Read More: Scientific American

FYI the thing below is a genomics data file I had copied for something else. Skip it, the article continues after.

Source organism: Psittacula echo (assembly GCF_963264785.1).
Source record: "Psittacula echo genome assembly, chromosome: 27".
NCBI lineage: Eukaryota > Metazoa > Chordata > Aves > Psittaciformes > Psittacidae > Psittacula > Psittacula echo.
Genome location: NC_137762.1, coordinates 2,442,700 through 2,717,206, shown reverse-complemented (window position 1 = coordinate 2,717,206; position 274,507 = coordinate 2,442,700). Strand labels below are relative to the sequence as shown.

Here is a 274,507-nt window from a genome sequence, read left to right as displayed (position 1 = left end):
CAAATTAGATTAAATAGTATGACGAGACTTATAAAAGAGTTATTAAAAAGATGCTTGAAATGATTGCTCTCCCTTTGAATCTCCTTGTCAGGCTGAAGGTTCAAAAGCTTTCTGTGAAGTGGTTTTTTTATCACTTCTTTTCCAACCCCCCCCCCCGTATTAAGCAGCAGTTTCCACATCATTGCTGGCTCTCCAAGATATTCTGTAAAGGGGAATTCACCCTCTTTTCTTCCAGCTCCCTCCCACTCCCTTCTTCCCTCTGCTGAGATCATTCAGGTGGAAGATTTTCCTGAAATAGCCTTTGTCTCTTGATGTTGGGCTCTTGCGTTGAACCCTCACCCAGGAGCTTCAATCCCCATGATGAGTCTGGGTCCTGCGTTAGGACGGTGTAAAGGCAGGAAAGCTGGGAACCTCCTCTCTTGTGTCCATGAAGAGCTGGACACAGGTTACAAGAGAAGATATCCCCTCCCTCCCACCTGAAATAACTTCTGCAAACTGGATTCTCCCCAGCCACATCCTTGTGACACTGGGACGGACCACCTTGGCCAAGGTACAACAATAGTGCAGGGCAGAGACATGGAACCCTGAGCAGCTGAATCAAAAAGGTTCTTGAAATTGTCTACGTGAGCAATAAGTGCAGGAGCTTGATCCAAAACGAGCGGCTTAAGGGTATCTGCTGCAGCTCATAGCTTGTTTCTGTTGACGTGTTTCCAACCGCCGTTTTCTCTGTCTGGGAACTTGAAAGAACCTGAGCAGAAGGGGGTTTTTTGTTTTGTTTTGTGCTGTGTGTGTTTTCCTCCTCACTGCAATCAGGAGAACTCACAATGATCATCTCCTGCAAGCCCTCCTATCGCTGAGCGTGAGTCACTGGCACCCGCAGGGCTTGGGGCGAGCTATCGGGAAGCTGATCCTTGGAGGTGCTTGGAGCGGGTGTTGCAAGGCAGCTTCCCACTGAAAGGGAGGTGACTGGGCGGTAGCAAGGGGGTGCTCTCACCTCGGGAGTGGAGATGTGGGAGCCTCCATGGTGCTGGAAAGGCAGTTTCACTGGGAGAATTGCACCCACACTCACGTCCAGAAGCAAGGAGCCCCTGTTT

New research suggests it is possible to slow or even reverse aging, at least in mice, by undoing changes in gene activity—the same kinds of changes that are caused by decades of life in humans. By tweaking genes that turn adult cells back into embryoniclike ones, researchers at the Salk Institute for Biological Studies reversed the aging of mouse and human cells in vitro, extended the life of a mouse with an accelerated-aging condition and successfully promoted recovery from an injury in a middle-aged mouse, according to a study published Thursday in Cell. The study adds weight to the scientific argument that aging is largely a process of so-called epigenetic changes, alterations that make genes more active or less so. Over the course of life cell-activity regulators get added to or removed from genes. In humans those changes can be caused by smoking, pollution or other environmental factors—which dial the genes’ activities up or down. As these changes accumulate, our muscles weaken, our minds slow down and we become more vulnerable to diseases. The new study suggests the possibility of reversing at least some of these changes, a process researchers think they may eventually get to work in living humans. “Aging is something plastic that we can manipulate,” says Juan Carlos Izpisua Belmonte, the study’s senior author and an expert in gene expression at Salk. In their study Belmonte and his colleagues rejuvenated cells by turning on, for a short period of time, four genes that have the capacity to convert adult cells back into an embryoniclike state.